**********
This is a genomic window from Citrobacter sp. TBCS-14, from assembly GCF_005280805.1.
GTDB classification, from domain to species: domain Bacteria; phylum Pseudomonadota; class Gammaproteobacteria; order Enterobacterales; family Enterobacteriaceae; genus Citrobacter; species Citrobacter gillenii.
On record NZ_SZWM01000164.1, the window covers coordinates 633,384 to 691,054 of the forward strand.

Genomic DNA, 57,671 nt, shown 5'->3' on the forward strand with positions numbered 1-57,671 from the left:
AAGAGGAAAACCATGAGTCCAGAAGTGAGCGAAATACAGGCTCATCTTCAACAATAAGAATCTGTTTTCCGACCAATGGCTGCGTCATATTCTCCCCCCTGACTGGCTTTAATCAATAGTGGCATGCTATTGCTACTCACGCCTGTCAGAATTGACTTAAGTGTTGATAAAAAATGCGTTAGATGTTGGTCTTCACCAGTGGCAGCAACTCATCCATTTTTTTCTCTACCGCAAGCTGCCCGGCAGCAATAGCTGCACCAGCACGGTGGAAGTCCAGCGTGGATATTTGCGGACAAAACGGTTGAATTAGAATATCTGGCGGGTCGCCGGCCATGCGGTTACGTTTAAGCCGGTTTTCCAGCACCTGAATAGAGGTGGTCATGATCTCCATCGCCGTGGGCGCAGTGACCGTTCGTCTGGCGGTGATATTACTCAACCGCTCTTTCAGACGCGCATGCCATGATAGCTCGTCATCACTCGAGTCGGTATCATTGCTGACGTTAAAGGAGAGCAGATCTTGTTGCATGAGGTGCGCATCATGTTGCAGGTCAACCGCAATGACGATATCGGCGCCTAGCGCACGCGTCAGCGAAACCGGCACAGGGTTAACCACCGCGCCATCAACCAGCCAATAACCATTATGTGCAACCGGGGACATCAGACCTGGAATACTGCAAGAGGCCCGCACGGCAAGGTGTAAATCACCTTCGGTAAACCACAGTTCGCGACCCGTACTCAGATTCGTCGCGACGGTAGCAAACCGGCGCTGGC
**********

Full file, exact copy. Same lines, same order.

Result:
This is a genomic window from Citrobacter sp. TBCS-14, from assembly GCF_005280805.1.
GTDB classification, from domain to species: domain Bacteria; phylum Pseudomonadota; class Gammaproteobacteria; order Enterobacterales; family Enterobacteriaceae; genus Citrobacter; species Citrobacter gillenii.
On record NZ_SZWM01000164.1, the window covers coordinates 633,384 to 691,054 of the forward strand.

Genomic DNA, 57,671 nt, shown 5'->3' on the forward strand with positions numbered 1-57,671 from the left:
AAGAGGAAAACCATGAGTCCAGAAGTGAGCGAAATACAGGCTCATCTTCAACAATAAGAATCTGTTTTCCGACCAATGGCTGCGTCATATTCTCCCCCCTGACTGGCTTTAATCAATAGTGGCATGCTATTGCTACTCACGCCTGTCAGAATTGACTTAAGTGTTGATAAAAAATGCGTTAGATGTTGGTCTTCACCAGTGGCAGCAACTCATCCATTTTTTTCTCTACCGCAAGCTGCCCGGCAGCAATAGCTGCACCAGCACGGTGGAAGTCCAGCGTGGATATTTGCGGACAAAACGGTTGAATTAGAATATCTGGCGGGTCGCCGGCCATGCGGTTACGTTTAAGCCGGTTTTCCAGCACCTGAATAGAGGTGGTCATGATCTCCATCGCCGTGGGCGCAGTGACCGTTCGTCTGGCGGTGATATTACTCAACCGCTCTTTCAGACGCGCATGCCATGATAGCTCGTCATCACTCGAGTCGGTATCATTGCTGACGTTAAAGGAGAGCAGATCTTGTTGCATGAGGTGCGCATCATGTTGCAGGTCAACCGCAATGACGATATCGGCGCCTAGCGCACGCGTCAGCGAAACCGGCACAGGGTTAACCACCGCGCCATCAACCAGCCAATAACCATTATGTGCAACCGGGGACATCAGACCTGGAATACTGCAAGAGGCCCGCACGGCAAGGTGTAAATCACCTTCGGTAAACCACAGTTCGCGACCCGTACTCAGATTCGTCGCGACGGTAGCAAACCGGCGCTGGC